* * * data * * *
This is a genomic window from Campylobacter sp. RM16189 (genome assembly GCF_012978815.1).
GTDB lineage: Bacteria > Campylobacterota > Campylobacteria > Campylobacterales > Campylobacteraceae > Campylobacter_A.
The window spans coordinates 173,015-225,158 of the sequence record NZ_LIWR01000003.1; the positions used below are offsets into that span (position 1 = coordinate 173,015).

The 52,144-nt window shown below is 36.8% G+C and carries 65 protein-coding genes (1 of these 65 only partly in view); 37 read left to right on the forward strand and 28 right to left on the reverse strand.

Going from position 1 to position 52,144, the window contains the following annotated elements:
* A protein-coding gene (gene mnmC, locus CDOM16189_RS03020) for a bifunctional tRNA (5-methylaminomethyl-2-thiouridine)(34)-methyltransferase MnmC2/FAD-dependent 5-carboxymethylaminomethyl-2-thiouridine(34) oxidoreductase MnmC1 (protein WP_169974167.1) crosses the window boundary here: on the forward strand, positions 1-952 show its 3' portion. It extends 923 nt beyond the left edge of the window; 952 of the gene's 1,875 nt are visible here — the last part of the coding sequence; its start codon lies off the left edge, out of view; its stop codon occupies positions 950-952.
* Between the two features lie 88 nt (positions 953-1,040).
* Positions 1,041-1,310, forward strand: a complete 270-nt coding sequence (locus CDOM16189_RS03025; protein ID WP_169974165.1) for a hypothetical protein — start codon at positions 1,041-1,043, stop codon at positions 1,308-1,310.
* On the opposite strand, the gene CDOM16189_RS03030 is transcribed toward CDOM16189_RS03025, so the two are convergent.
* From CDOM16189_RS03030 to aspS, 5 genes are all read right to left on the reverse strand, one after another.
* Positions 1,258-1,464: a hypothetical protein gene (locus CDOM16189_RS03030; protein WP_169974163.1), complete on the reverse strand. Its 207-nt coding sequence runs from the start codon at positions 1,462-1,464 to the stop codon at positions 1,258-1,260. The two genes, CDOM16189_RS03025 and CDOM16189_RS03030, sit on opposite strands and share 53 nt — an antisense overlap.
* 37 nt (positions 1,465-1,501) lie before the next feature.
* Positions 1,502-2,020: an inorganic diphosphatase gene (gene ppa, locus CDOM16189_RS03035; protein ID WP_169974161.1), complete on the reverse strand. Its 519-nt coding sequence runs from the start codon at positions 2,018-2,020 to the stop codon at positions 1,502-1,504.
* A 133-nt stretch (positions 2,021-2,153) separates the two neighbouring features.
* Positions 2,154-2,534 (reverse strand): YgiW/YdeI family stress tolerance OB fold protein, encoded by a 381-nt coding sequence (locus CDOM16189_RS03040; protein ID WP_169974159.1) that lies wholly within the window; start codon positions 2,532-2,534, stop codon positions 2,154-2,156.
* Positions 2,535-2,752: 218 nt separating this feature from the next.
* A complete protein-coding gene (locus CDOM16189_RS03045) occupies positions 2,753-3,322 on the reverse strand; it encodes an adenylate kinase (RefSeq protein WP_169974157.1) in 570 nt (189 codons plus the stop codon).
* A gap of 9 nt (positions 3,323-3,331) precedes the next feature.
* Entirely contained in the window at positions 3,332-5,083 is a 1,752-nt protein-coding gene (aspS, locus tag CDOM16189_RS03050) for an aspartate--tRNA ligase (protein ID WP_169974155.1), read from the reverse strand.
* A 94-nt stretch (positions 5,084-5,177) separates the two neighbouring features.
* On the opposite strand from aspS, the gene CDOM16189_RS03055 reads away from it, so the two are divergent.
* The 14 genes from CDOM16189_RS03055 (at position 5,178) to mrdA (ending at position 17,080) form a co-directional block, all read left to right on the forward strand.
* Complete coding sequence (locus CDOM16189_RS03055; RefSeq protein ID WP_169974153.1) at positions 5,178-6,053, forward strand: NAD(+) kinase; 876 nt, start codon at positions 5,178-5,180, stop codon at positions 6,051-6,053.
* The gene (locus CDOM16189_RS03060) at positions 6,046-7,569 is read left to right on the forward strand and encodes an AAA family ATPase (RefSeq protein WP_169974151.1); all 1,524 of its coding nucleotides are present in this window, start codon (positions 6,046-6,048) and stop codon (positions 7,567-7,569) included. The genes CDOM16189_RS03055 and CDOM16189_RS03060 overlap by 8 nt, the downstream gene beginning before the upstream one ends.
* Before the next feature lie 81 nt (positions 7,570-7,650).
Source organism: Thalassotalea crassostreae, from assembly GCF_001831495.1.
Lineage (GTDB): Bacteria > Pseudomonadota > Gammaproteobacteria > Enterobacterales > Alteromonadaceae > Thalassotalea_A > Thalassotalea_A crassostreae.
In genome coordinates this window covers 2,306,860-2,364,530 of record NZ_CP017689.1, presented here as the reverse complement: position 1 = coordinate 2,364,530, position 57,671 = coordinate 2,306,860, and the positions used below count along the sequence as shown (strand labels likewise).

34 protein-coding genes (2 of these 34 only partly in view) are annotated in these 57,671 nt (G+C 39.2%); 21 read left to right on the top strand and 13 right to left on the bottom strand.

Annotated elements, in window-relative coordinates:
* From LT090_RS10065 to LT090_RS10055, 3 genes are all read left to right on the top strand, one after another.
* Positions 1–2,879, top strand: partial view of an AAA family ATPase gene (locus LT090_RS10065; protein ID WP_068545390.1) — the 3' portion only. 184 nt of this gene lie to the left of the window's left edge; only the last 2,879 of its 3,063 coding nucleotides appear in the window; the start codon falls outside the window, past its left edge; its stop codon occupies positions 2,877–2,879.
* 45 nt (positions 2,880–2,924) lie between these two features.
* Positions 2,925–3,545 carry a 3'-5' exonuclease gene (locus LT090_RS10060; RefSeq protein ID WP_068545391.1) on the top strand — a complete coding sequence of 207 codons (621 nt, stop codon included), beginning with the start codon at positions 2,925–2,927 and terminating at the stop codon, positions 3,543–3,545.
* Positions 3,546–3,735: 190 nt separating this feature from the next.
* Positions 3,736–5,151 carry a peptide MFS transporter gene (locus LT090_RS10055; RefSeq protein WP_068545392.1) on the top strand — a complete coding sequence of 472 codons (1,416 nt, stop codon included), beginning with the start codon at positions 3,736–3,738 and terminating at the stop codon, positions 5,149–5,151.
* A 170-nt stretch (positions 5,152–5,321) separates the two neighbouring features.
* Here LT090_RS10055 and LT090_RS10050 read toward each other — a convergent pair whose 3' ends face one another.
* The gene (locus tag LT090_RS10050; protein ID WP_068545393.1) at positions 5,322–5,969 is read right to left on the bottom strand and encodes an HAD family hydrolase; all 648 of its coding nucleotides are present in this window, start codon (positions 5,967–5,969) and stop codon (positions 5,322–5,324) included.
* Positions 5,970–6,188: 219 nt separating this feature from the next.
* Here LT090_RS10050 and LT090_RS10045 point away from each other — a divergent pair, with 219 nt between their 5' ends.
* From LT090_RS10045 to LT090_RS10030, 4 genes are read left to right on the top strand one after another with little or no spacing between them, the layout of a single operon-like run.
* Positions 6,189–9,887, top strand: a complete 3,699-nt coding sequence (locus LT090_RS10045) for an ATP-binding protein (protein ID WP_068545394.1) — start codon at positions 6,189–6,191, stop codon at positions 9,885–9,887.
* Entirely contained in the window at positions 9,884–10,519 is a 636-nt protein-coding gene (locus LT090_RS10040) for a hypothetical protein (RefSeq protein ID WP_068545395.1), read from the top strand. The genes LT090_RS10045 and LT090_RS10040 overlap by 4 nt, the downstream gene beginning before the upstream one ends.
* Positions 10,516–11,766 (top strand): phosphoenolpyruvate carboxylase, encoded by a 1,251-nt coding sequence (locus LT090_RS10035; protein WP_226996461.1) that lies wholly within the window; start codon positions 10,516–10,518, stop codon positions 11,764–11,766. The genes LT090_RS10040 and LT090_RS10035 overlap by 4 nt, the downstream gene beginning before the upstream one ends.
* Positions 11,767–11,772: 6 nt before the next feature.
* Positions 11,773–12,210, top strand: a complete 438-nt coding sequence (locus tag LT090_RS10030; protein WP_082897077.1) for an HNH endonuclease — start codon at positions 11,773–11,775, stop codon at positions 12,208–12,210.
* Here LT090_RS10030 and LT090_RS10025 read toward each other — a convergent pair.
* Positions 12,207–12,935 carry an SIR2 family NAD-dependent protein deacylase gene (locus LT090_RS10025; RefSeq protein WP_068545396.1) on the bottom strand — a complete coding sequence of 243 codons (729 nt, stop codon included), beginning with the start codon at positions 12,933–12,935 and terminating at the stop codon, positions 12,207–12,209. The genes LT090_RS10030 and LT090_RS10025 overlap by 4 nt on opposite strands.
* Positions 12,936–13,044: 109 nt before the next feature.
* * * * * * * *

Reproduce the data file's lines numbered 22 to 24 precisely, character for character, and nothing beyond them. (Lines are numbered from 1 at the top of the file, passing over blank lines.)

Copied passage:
* The 14 genes from CDOM16189_RS03055 (at position 5,178) to mrdA (ending at position 17,080) form a co-directional block, all read left to right on the forward strand.
* Complete coding sequence (locus CDOM16189_RS03055; RefSeq protein ID WP_169974153.1) at positions 5,178-6,053, forward strand: NAD(+) kinase; 876 nt, start codon at positions 5,178-5,180, stop codon at positions 6,051-6,053.
* The gene (locus CDOM16189_RS03060) at positions 6,046-7,569 is read left to right on the forward strand and encodes an AAA family ATPase (RefSeq protein WP_169974151.1); all 1,524 of its coding nucleotides are present in this window, start codon (positions 6,046-6,048) and stop codon (positions 7,567-7,569) included. The genes CDOM16189_RS03055 and CDOM16189_RS03060 overlap by 8 nt, the downstream gene beginning before the upstream one ends.